Why Beaches Are So Busy in Lockdown?

Lockdown is a measure taken to protect people from a risk. In the case of a pandemic, a lockdown is necessary to reduce the numbers of people being exposed to a dangerous virus.

Of course, there are other factors that need to be taken into account when making people stay in their homes for an extended period. A huge factor is health; physical and mental. Getting out and about is great for physical and mental wellbeing, so lockdown rules must allow some leeway for outdoor exercise.

This is why the government originally passed the 'one exercise per day' rule and have since allowed people to drive to places like parks and beaches, as long as they stay 2m away from others. But, as always with humans, the government have given an inch and people have taken a mile... or more accurately, a marathon.

Recently, beaches and other hotspots have been absolutely packed, with very little respect for the 2m rule. This has left many key workers, especially NHS staff, feeling as though their hard work and sacrifice is all for nothing.

So why are the beaches so packed despite the remaining risk?!

Humans may be complex, but most human behaviour can be explained by simple psychological theories. While everyone on the beach won't have the same reason for being there, they are all influenced by a similar thought pattern.

Diffusion of responsibility

Diffusion of responsibility is a phenomenon where a person is less likely to take responsibility for an action (or inaction) when others a present. In the context of the busy beaches, many of those there will be subconsciously the other beach-goers rather than themselves. In their mind, they have the right to be there but their action has only been made irresponsible by everybody else there. If the beach was empty, there would be no problem, therefore it's everybody else's fault.


People who are still attending busy beaches are often guilty of hypocrisy. This is where they will be judging others for an action, while breaking the same moral themselves. This is also true for people judging those at the beach while going to meet family members outside their household or having picnics in busy parks.

Hypocrisy occurs because, as much as we don't like to admit it, we are a very self-interested species. We find it much easier to rationalise our own actions, rather than other peoples. This usually leads on from the 'principal of least effort', where we tend to choose whichever option requires the least work.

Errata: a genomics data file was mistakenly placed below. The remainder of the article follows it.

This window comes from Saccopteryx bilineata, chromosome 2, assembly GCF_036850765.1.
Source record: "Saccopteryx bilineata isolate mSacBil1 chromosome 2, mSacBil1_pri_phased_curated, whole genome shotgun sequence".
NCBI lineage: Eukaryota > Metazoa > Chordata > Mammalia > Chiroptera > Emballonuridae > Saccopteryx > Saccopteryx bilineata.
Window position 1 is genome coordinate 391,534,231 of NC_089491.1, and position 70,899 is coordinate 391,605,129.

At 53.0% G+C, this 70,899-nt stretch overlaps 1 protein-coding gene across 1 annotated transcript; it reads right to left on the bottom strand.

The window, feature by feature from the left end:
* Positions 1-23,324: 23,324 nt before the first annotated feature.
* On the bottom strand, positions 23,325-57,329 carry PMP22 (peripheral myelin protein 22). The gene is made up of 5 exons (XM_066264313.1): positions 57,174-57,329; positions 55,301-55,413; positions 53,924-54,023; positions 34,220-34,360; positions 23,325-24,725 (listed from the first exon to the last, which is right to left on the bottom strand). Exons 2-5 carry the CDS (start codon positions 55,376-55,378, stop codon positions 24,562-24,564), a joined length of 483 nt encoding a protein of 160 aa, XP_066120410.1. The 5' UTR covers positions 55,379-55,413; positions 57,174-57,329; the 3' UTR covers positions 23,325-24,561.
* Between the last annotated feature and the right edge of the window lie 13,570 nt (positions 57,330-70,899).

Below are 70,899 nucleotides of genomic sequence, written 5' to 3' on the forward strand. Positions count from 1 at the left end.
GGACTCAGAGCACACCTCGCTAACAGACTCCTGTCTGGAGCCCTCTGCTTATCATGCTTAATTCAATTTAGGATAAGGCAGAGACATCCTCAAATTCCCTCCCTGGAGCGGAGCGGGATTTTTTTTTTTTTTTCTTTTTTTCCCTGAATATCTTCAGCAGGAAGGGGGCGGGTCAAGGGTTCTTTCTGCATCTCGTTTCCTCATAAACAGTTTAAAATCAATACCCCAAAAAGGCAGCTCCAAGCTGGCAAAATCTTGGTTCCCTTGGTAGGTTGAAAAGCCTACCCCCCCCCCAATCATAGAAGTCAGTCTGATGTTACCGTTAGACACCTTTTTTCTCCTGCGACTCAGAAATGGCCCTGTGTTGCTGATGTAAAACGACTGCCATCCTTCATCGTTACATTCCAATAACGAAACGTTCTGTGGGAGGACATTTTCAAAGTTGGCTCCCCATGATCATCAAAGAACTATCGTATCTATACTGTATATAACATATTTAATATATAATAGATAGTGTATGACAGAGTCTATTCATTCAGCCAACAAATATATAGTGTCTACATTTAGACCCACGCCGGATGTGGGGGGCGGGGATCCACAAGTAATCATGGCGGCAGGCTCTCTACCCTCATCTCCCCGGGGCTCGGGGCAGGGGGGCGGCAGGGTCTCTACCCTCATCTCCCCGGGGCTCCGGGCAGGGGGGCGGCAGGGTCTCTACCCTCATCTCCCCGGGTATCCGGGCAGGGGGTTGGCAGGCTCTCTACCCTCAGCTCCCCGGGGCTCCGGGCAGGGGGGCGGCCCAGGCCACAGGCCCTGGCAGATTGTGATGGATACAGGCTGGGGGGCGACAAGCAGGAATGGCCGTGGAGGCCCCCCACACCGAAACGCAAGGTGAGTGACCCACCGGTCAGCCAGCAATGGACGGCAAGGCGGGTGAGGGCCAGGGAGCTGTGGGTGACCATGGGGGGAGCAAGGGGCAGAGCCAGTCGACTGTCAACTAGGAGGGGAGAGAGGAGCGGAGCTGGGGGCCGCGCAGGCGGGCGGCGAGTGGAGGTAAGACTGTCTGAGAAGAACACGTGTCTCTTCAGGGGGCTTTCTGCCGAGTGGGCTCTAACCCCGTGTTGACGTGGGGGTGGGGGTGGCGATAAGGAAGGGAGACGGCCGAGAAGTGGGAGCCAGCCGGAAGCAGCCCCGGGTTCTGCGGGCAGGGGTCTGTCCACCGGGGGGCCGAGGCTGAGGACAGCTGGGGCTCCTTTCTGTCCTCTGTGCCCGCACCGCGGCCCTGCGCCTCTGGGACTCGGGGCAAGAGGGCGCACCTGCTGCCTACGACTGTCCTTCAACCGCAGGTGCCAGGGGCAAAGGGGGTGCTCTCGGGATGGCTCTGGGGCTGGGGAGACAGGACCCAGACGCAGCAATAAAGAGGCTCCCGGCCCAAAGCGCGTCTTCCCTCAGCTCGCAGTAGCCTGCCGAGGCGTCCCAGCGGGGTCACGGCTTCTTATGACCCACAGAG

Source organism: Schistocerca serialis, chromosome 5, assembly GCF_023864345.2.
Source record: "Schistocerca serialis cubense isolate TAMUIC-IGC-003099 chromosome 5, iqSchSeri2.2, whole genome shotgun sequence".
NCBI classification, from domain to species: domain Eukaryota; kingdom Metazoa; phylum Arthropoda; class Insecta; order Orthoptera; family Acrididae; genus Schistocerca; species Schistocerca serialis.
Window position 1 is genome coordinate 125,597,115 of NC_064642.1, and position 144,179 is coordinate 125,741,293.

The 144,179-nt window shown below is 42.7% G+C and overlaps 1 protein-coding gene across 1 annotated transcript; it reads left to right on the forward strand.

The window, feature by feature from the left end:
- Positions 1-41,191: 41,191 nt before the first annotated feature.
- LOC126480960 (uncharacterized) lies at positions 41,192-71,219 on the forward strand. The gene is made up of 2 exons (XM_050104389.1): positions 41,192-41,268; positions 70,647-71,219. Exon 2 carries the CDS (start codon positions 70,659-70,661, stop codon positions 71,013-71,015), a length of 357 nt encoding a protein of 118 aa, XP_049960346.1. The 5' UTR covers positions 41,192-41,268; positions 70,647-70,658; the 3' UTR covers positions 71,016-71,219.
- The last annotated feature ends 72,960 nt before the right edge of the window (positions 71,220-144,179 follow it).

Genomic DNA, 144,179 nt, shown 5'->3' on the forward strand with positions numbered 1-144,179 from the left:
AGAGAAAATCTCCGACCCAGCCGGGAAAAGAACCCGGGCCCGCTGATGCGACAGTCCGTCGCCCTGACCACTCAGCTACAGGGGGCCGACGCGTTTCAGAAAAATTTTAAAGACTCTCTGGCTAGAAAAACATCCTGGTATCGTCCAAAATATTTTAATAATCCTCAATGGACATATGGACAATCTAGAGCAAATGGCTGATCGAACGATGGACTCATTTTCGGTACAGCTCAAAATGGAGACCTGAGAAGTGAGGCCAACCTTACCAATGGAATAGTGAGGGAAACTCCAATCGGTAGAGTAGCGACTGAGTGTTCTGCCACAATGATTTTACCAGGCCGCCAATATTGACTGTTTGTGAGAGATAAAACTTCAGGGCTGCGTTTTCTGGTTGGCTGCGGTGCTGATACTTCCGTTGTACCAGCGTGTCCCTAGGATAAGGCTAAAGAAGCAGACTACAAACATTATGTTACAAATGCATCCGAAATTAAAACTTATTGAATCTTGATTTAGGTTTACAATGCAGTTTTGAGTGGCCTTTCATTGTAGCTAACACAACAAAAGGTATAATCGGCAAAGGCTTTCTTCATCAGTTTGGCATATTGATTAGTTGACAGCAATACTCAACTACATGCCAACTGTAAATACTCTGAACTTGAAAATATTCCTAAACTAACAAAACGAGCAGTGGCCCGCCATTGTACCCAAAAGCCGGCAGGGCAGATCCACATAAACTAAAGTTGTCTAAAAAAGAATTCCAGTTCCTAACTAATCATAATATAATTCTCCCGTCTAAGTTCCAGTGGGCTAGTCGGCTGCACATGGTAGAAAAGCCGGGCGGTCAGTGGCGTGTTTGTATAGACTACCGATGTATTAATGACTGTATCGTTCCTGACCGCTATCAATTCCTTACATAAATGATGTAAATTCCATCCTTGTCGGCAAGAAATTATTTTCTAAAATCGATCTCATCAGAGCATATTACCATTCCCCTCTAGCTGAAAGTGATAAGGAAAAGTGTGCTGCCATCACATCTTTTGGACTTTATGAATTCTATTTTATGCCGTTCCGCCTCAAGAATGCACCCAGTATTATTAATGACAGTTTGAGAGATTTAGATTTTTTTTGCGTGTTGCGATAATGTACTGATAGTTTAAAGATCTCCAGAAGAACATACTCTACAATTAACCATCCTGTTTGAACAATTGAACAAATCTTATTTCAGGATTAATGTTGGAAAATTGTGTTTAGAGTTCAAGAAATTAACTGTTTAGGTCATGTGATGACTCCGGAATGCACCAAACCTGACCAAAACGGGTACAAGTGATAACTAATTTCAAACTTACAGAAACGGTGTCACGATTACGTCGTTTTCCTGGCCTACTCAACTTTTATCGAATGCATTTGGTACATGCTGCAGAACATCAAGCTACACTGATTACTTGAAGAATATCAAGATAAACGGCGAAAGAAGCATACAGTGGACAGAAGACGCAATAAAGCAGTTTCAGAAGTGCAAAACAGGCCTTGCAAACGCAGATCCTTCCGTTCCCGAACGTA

For example. a single mother with 4 children going to the beach may rationalise her actions because her children are bored and she has no support from an additional parent and the principal of least effort is to give in and take her children to the beach. Alongside this, she may be judging young couples or university students who choose to go to the beach because they have less reason to than her.

Breaking the Rules

While being at the beach is not breaking new rules, the act of wavering your right to be there when it is clearly overcrowded or meeting with people outside of your household is breaking the rules. There are many psychological reasons which cause people to break rules which have been laid out:

  1. They are inconvenient: When rules get in the way of day-to-day living, people are more likely to break them. In the context of coronavirus, this is completely new territory for people so the necessary rules are naturally interfering with most aspects of life. The inconvenience leads to people becoming more tempted to break the rules.

  2. Lack of self-discipline: Those who struggle with self-discipline are generally more likely to break rules. When life becomes so disrupted by new rules, people lacking self-discipline will find it easier to slip into old habits, which are against new rules.

  3. Feel they can avoid consequences: The main threat of rules is the punishment for breaking them. While the lockdown rules have punishments, in the form of fines, they are very difficult to enforce if there are too many people not following them. When people feel less threatened by consequences they will feel more comfortable breaking the rules.

  4. Jumping on the bandwagon: When you see other people breaking rules, it's much easier to justify doing so yourself. It's an 'if they can, why can't I?' kind of attitude, rather than just accepting that others are in the wrong and continuing to do the right thing yourself.

  5. Thinking they're superior: Some people are under the impression that some rules aren't made for them. They think that the rules are made for people who are less competent than them and that they are smart enough to adjust the rules as they see fit.

Just remember that just because you're officially allowed to go to the beach if it's not possible to keep a 2m distance from those outside of your household, go somewhere else. Of course, we all want to be spending time out of the house, but if we all stayed locally and turned away from overcrowded places, the outdoors would be a much safer place. Respect the ongoing work of keyworkers and play a part in controlling the spread of coronavirus!

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